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Redgrave's Performance/Story Is the Only Saving Grace
on July 19, 2015
Since I enjoyed the original IF THESE WALKS COULD TALK on DVD recently, I took some online advice from a review that said the sequel was “even better”. Trust me—it isn’t. I assumed that the stories would be another ‘abortion anthology’ and since Sharon Stone and Ellen Degeneres were pictured in a loving pose on the cover, that one of the tales would involve a lesbian couple.
All three stories are about problems faced by lesbian couples—no abortion dilemmas this time around—set in 1961, 1972 and 2000 in the same house that was featured in the original film. I can only recommend the first segment, in which Vanessa Redgrave gives one of her usual tour-de-force performances as a schoolteacher who loses her life partner Marian Seldes unexpectedly. From the opening scene in a dark movie theatre where the two are watching the climactic scene in THE CHILDREN’S HOUR where Shirley Maclaine professes her feelings for Audrey Hepburn (and basically seeing themselves onscreen), to the awkwardness of the hospital scene where she learns she’s just become a widow yet is not recognized as such, Redgrave underplays perfectly and rips your heart out. But things get worse when Seldes’ nephew and his wife (Elizabeth Perkins making the most of a small part) swoop in to start picking over Auntie’s belongings. Not only is Redgrave treated like nothing more than a roommate, she learns she is being evicted and many of her prize possessions are being handled and snatched up like ripe produce at a farmer’s market. This kind of thing is likely still happening today and should serve as a warning for same-sex couples to ensure they have an iron-clad will to stop greedy relatives from picking them clean.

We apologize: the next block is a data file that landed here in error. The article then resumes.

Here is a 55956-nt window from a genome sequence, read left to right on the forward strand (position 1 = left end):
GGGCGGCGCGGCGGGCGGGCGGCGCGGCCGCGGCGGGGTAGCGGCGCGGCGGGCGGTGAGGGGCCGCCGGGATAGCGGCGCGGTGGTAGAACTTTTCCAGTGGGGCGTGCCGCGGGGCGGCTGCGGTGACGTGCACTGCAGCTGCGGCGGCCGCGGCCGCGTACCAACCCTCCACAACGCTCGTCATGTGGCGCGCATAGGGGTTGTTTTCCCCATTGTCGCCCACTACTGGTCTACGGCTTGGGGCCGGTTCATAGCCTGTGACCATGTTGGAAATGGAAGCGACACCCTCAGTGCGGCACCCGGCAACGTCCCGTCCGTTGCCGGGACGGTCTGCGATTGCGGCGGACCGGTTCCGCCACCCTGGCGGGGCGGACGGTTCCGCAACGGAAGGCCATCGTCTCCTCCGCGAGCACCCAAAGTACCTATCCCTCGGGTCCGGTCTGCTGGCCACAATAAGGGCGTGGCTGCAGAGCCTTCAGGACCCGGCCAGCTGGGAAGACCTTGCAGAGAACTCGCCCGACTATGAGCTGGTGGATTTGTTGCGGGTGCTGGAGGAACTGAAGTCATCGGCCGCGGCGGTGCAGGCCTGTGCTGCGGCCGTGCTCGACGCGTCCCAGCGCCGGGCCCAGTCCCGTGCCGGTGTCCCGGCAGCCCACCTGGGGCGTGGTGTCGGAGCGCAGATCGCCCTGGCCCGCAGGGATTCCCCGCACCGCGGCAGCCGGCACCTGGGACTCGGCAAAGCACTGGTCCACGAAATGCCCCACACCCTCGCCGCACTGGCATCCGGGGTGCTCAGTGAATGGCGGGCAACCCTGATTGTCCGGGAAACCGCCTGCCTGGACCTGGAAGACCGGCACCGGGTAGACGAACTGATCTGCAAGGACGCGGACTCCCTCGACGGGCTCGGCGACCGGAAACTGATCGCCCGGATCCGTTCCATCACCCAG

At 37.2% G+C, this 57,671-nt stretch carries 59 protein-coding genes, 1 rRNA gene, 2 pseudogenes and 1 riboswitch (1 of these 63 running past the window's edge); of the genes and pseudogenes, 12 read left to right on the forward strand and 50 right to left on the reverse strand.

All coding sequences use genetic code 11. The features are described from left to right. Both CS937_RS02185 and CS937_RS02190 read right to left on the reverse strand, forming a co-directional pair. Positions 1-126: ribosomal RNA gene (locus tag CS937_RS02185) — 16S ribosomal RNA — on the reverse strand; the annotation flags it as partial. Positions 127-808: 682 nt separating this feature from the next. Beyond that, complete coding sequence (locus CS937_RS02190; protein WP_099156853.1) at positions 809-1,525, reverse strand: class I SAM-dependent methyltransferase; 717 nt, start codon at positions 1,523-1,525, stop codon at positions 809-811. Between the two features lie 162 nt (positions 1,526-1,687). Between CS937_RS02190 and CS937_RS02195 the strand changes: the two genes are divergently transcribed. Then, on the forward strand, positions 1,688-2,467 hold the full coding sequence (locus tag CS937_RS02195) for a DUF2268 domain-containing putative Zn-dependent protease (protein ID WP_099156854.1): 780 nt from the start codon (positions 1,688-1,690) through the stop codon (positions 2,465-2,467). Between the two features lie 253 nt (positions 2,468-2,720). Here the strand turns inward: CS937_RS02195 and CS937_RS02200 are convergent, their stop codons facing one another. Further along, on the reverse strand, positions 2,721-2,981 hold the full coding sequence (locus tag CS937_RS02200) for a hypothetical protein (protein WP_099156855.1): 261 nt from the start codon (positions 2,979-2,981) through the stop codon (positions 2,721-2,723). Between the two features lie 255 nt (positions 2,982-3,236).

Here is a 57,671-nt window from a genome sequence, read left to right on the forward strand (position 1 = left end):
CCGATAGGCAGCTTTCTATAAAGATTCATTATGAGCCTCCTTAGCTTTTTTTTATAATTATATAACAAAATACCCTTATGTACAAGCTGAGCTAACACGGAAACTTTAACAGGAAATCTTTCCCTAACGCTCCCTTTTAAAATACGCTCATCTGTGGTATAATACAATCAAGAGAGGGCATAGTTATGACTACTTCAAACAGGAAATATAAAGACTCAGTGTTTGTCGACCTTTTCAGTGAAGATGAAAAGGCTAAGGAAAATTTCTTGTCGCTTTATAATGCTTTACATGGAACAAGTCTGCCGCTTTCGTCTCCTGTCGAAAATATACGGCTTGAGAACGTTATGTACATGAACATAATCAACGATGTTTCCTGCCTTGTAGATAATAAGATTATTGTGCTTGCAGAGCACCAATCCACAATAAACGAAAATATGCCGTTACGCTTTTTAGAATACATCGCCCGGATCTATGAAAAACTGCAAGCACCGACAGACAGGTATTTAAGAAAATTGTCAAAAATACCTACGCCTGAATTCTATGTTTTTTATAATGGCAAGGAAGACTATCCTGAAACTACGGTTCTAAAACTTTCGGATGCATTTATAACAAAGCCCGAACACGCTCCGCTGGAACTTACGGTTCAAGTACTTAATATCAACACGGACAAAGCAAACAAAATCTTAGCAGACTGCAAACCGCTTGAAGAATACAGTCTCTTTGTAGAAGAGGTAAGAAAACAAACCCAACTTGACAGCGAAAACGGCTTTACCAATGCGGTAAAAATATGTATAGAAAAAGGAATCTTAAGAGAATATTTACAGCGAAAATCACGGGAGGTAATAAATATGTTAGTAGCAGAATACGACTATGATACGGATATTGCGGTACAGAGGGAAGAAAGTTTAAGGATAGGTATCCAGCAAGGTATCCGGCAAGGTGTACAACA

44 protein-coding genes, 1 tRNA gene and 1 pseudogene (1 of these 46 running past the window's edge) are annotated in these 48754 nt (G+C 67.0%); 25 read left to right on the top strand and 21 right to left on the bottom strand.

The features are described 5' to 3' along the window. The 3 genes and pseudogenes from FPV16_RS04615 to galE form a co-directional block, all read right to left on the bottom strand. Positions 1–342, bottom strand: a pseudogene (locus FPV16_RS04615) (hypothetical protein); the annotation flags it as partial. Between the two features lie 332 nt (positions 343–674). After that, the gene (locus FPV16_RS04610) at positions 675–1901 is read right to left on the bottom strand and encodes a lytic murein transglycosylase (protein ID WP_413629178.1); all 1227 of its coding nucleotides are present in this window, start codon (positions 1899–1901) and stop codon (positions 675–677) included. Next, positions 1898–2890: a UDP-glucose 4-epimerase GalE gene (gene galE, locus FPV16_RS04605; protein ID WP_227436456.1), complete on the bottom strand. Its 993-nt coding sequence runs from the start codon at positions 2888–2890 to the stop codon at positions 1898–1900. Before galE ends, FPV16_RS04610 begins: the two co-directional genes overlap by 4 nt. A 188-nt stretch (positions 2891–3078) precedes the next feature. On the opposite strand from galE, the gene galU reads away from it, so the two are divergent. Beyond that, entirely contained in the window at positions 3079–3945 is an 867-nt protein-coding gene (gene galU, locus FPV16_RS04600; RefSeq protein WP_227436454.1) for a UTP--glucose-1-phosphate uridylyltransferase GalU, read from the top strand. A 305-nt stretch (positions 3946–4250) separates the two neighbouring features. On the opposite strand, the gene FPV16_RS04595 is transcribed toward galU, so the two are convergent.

Unfortunately, the second and third segments are a severe come-down from the first, with the 1972 story featuring Michelle Willlams as a radical feminist whose friends have been banned from their college women’s group due to their agenda. When they stop in at a lesbian dive bar to brood, Williams meets and becomes intrigued with the mannish Chloe Savigny, much to the frustration of her pals, who see Savigny as nothing more than another subjugating male with a vagina. I suppose the story is about accepting one’s self as is, but it is nowhere as meaty or interesting as the first.
The final act is even more frivolous with Sharon Stone and Ellen Degeneres as a successful yuppie couple trying to conceive. When the two aren’t sitting on the hood of their car staring longingly at school kids on their recess break (creepy) or making love to Dido in extended montages, Stone’s dancing around to Annie Lennox or Natalie Cole in her pajamas and Ellen’s doing her usual stammer (this time about how she’s angry she can’t get Stone pregnant!). The only message I got from all this was how privileged and lucky these two were compared to the women in the 1961 segment.
Worth seeing for Redgrave’s performance but overall lacks the punch of the 1996 original. Act I gets five stars, Act II gets three and Act III gets two stars from this reviewer.